>
>The real break came when a former smuggler, who had become an informant
>after being released from prison, contacted Fernando, an INS agent based in
>Ciudad Juarez, Mexico. The informant acted as a go-between and put INS
>agents in touch with Diazs underlings. After several failed attempts, a
>meeting was brokered in September 1998 to meet with Diaz. Finally, the
>undercover agents knew what Diaz looked like, and began smuggling illegal
>aliens for him.
>
>The Life Went Out of Him
>
>By November 1998, after having worked for months with Diaz, investigators
>felt the case against him and others was complete, and they secured
>indictments.
>
>In mid-November, arrests were made in dozens of cities in the United States
>and elsewhere, including Panama, New York and Los Angeles.
>
>But it was in Nassau that Operation Seek and Keep scored its real prey --
>even after it nearly lost it altogether.
>
>Eager agents arrived in the Bahamian port ready to meet with Diaz and then,
>with local police moving in first, make arrests. But bureaucratic delays
>and turf battles with local authorities delayed things. Agents event had to
>slip into a restaurant where other operatives were eating with Diaz, to
>signal to them that the plan was off. As had happened before, they worried
>Diaz would get wise and slip away.
>
>Finally, Bahamian police raided Diaz stash house in Nassau, and U.S.
>agents quickly followed. As dozens of illegal Indian and Pakistani
>immigrants and their smugglers filed past them, Andres recognized one, who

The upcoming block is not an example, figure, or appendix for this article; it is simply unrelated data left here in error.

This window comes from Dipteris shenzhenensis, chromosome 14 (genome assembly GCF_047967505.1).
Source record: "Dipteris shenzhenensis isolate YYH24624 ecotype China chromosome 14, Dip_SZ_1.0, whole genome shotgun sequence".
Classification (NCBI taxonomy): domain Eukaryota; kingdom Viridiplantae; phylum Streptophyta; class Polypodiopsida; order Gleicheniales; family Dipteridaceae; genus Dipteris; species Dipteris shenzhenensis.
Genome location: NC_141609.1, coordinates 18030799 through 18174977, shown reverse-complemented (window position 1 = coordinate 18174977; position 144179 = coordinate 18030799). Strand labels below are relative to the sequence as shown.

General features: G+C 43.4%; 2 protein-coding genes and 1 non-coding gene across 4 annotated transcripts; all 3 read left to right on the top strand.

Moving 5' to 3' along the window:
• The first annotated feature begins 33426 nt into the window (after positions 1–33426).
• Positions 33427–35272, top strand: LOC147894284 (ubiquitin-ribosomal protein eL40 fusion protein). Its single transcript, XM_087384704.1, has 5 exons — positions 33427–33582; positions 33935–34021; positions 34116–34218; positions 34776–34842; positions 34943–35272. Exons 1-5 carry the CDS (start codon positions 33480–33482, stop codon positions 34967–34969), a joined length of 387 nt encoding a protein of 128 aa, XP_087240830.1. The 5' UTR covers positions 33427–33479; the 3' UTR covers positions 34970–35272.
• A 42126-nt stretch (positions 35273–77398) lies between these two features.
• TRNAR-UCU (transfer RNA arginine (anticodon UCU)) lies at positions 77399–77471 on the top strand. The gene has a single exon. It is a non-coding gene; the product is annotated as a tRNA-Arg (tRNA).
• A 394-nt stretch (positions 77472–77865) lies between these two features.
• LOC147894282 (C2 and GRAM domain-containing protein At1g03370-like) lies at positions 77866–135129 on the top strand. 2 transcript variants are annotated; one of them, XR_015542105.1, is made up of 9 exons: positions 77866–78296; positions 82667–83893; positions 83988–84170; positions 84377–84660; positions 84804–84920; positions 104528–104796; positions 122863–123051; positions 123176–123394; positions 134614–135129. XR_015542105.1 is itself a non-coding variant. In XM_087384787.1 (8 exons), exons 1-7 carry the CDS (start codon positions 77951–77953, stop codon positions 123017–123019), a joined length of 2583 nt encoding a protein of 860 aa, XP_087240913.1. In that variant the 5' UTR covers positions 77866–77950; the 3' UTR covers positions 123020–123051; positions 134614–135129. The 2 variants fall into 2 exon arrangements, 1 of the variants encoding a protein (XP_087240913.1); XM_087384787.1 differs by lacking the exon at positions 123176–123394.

>had just mixed into the line with the others.
>
>He pulled aside the Indian with the ponytail and earring and asked him his
>name.
>
>Roshan Bhajun, he answered.
>
>Andres smiled.
>
>Youre not Roshan Bhajun, Andres told him. Youre Nick Diaz.
>
>Diaz deflated immediately. Handcuffed, he fumbled through explanations,
>tried to bargain with the police and agents, even displayed some of the
>bravado that Andres had seen on the videotape. Then, finally, he slumped on
>a chair, and a tear came to his eye.
>
>The life went out of him, Andres recalls.
>
>Six months later, Diaz pleaded guilty in a U.S. courtroom to
>money-laundering charges that sent him to prison for 10 years. Seventeen
>others, including Canales, Maan Singh and most of his other associates, did
>the same. Today the INS and Department of Justice continue to go after
>others involved in the ring.
>
>Even behind bars, agents say, Diaz still speaks of his stature as a
>smuggling kingpin in wistful, bragging tones, as he did that day in the
>Quito hotel room.
>
>But it is another image Andres keeps of Diaz, both in his head and on the
>wall of one of his offices in Texas.
>
>That of the teary-eyed man who knows his time has run out, and that perhaps
>his only future in the smuggling world may be as a paid informant.